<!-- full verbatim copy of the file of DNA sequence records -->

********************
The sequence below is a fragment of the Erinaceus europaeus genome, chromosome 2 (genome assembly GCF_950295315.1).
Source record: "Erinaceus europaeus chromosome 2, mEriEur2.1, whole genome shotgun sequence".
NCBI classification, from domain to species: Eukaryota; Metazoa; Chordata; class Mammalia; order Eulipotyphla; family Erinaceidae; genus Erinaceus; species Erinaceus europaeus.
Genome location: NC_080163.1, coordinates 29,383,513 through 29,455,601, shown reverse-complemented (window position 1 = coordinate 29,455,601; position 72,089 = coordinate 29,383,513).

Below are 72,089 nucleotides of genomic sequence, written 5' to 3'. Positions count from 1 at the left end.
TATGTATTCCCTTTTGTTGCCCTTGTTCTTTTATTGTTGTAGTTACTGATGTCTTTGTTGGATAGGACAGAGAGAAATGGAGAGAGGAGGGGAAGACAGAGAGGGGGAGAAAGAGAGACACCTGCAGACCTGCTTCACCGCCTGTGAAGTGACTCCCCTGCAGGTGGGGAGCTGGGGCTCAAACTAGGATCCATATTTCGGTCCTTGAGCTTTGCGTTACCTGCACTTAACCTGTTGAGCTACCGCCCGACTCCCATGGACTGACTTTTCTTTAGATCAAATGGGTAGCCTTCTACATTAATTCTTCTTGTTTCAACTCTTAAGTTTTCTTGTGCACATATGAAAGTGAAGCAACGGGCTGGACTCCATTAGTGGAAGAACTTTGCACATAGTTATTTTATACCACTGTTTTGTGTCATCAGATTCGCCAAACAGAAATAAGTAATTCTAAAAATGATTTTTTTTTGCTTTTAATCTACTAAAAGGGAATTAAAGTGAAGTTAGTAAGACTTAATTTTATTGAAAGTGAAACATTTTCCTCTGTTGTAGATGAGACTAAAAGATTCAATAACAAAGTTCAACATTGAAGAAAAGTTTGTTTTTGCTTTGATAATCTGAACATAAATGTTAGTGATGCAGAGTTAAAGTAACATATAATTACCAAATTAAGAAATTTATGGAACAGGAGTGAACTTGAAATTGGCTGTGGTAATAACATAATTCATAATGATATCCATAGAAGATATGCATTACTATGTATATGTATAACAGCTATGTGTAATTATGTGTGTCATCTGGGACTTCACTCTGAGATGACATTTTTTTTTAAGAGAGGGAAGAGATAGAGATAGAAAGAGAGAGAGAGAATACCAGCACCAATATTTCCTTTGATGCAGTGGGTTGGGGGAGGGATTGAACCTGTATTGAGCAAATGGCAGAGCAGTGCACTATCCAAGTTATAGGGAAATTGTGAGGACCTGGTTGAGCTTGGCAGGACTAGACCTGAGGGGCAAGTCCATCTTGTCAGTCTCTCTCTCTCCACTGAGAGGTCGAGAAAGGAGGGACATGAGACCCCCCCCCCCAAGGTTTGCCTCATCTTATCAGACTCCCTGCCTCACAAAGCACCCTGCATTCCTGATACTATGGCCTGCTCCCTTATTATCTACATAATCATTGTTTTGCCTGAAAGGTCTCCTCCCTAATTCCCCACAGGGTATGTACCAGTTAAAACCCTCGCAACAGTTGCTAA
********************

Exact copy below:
The sequence below is a fragment of the Erinaceus europaeus genome, chromosome 2 (genome assembly GCF_950295315.1).
Source record: "Erinaceus europaeus chromosome 2, mEriEur2.1, whole genome shotgun sequence".
NCBI classification, from domain to species: Eukaryota; Metazoa; Chordata; class Mammalia; order Eulipotyphla; family Erinaceidae; genus Erinaceus; species Erinaceus europaeus.
Genome location: NC_080163.1, coordinates 29,383,513 through 29,455,601, shown reverse-complemented (window position 1 = coordinate 29,455,601; position 72,089 = coordinate 29,383,513).

Below are 72,089 nucleotides of genomic sequence, written 5' to 3'. Positions count from 1 at the left end.
TATGTATTCCCTTTTGTTGCCCTTGTTCTTTTATTGTTGTAGTTACTGATGTCTTTGTTGGATAGGACAGAGAGAAATGGAGAGAGGAGGGGAAGACAGAGAGGGGGAGAAAGAGAGACACCTGCAGACCTGCTTCACCGCCTGTGAAGTGACTCCCCTGCAGGTGGGGAGCTGGGGCTCAAACTAGGATCCATATTTCGGTCCTTGAGCTTTGCGTTACCTGCACTTAACCTGTTGAGCTACCGCCCGACTCCCATGGACTGACTTTTCTTTAGATCAAATGGGTAGCCTTCTACATTAATTCTTCTTGTTTCAACTCTTAAGTTTTCTTGTGCACATATGAAAGTGAAGCAACGGGCTGGACTCCATTAGTGGAAGAACTTTGCACATAGTTATTTTATACCACTGTTTTGTGTCATCAGATTCGCCAAACAGAAATAAGTAATTCTAAAAATGATTTTTTTTTGCTTTTAATCTACTAAAAGGGAATTAAAGTGAAGTTAGTAAGACTTAATTTTATTGAAAGTGAAACATTTTCCTCTGTTGTAGATGAGACTAAAAGATTCAATAACAAAGTTCAACATTGAAGAAAAGTTTGTTTTTGCTTTGATAATCTGAACATAAATGTTAGTGATGCAGAGTTAAAGTAACATATAATTACCAAATTAAGAAATTTATGGAACAGGAGTGAACTTGAAATTGGCTGTGGTAATAACATAATTCATAATGATATCCATAGAAGATATGCATTACTATGTATATGTATAACAGCTATGTGTAATTATGTGTGTCATCTGGGACTTCACTCTGAGATGACATTTTTTTTTAAGAGAGGGAAGAGATAGAGATAGAAAGAGAGAGAGAGAATACCAGCACCAATATTTCCTTTGATGCAGTGGGTTGGGGGAGGGATTGAACCTGTATTGAGCAAATGGCAGAGCAGTGCACTATCCAAGTTATAGGGAAATTGTGAGGACCTGGTTGAGCTTGGCAGGACTAGACCTGAGGGGCAAGTCCATCTTGTCAGTCTCTCTCTCTCCACTGAGAGGTCGAGAAAGGAGGGACATGAGACCCCCCCCCCCAAGGTTTGCCTCATCTTATCAGACTCCCTGCCTCACAAAGCACCCTGCATTCCTGATACTATGGCCTGCTCCCTTATTATCTACATAATCATTGTTTTGCCTGAAAGGTCTCCTCCCTAATTCCCCACAGGGTATGTACCAGTTAAAACCCTCGCAACAGTTGCTAA